Styling Showdown: 2013 vs. 2014 Range Rover Sport
Sharper, Sleeker, Lighter, More Versatile
If you've followed our Styling Showdowns over the past year, you'll know we're not always unanimous fans of the new versions of vehicles, often preferring their predecessors to the unconventional styling applied to the new generation. But in the case of the 2014 Range Rover Sport, we honestly can't find much we don't like.
There was nothing inherently ugly or bad about the 2013 model, but the 2014 is an improvement in almost every subjective and objective way. And although this column usually focuses mostly on interior and exterior styling, we feel it's worth mentioning that the new model is a significantly lighter than its predecessor -- up to 800 pounds. In addition, the 2014 model adds a third row, giving the Sport seven-passenger capacity in a pinch.
But let's focus on the subjective. The 2013 Range Rover Sport shared a strong resemblance with the flagship Range Rover, the primary differences being a shorter overall length and a more pronounced angle to the rear cargo glass. The 2014 Sport also closely resembles the top-of-the-line Range Rover, but cuts a more distinctive profile thanks to a significant influence from its little brother Evoque. Not quite as radical and wedgy as the Evoque, the 2014 Sport nonetheless shows quite a bit more stylistic daring than its patrician flagship or its predecessor, with a more pronounced greenhouse taper from front to rear, and a steeper rear glass angle.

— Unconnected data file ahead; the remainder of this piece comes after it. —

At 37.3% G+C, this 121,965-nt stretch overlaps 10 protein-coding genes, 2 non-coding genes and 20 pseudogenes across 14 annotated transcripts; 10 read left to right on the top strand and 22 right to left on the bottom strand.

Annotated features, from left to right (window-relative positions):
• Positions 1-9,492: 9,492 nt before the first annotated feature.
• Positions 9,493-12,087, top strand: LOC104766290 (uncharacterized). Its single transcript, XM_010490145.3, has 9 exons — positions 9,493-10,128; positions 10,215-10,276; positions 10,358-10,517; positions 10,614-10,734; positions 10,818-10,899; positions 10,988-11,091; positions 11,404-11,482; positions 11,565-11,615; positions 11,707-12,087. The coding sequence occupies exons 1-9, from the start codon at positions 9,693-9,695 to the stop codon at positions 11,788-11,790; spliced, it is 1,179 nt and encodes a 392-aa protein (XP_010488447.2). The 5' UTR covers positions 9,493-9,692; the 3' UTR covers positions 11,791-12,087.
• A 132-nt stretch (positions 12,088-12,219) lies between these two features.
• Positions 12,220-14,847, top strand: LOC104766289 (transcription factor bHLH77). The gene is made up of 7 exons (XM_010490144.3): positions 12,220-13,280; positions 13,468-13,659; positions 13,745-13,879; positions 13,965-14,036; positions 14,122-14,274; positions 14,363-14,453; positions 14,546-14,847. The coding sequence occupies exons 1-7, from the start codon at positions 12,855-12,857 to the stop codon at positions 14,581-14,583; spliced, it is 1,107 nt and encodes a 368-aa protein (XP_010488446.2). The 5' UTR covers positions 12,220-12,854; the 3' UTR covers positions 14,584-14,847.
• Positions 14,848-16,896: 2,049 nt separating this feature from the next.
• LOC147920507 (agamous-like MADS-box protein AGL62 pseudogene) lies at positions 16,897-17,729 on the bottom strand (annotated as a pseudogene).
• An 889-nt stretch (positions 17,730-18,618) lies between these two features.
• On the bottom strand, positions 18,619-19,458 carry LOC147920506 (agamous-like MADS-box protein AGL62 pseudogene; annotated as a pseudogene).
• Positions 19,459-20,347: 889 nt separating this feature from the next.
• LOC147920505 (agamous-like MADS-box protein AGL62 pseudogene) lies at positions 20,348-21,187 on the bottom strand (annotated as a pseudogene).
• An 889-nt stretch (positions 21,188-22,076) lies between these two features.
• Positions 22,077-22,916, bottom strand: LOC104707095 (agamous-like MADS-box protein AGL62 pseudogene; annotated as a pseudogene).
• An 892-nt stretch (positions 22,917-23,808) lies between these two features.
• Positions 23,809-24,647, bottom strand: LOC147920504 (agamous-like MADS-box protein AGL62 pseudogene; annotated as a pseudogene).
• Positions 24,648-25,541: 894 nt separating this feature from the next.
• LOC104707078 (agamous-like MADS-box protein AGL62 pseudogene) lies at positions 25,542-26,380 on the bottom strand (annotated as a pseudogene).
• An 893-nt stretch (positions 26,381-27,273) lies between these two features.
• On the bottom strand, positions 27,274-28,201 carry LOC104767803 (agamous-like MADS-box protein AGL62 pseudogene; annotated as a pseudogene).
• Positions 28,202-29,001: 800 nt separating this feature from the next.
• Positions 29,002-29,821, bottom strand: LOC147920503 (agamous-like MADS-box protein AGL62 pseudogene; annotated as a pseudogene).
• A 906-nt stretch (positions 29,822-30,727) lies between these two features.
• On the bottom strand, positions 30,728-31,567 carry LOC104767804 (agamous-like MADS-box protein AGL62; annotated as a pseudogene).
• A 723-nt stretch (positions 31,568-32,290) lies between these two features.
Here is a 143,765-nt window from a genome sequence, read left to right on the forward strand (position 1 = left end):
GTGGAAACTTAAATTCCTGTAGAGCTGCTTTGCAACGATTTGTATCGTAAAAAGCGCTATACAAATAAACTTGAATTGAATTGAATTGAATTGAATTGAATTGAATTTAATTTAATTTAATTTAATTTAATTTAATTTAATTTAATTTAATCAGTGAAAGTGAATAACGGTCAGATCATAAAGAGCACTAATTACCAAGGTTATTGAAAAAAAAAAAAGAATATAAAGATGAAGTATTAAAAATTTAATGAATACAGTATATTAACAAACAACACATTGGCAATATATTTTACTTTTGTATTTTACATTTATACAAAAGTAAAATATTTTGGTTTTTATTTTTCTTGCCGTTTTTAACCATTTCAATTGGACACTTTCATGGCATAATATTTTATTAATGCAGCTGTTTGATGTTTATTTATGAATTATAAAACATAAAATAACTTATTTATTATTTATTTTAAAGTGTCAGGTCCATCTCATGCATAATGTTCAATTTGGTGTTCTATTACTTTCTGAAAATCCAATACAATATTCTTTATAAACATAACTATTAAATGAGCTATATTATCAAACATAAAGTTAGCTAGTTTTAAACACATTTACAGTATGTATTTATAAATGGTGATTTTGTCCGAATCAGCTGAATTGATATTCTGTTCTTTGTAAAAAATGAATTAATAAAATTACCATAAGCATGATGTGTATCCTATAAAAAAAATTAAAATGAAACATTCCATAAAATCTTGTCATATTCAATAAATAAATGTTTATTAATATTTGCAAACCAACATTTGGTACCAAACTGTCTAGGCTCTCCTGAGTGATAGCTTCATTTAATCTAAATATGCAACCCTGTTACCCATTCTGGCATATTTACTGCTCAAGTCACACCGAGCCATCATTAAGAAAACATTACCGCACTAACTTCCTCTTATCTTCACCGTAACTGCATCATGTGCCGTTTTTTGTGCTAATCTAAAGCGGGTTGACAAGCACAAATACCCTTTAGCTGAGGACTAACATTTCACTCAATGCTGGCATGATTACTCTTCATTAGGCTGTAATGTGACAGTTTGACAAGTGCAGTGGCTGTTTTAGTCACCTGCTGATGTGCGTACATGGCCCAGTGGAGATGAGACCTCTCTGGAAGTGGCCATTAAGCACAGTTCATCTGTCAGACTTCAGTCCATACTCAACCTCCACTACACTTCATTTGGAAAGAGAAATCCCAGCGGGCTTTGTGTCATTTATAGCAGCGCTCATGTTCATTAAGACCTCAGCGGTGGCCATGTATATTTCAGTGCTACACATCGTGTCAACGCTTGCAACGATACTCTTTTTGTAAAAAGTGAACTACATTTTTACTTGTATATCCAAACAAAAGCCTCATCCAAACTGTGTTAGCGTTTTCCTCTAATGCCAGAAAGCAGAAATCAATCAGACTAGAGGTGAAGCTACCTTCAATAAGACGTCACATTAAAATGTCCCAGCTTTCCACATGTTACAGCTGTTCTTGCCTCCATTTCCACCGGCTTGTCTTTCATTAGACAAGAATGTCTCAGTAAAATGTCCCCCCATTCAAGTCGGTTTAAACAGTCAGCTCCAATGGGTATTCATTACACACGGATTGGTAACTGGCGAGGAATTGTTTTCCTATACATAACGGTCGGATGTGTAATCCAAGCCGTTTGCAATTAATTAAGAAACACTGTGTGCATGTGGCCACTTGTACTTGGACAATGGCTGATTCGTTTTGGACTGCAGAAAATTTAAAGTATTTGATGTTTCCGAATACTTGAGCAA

And although we're not usually big fans of faux fender vents, in this case, we think the Sport's front fender-mounted vent looks better than the large, contrived vertical sheetmetal slats on the Range Rover, and shows more creativity than the styling on the 2013 model's front fender vent.
On the inside, the changes are more subtle, but still apparent. The 2013 model's chunky, bulky-looking steering wheel has been replaced with a trimmer design that while still substantial shows more stylistic nuance than the fat, flat hub in last year's model.
Unlike the Range Rover and Evoque, which have adopted a retractable round knob shifter, the Sport retains a vertical lever, although like many newer vehicles, it's just a fancy switch, having no direct mechanical connection to the transmission. Land Rover's claim of the 2014 Sport's dashboard having 50 percent fewer physical switches than the 2013 model looks legitimate, with the new model's appearance noticeably more streamlined. Overall, we're fans of the 2014 Range Rover Sport's appearance, and think it's a substantial and worthwhile improvement over its predecessor. What do you think?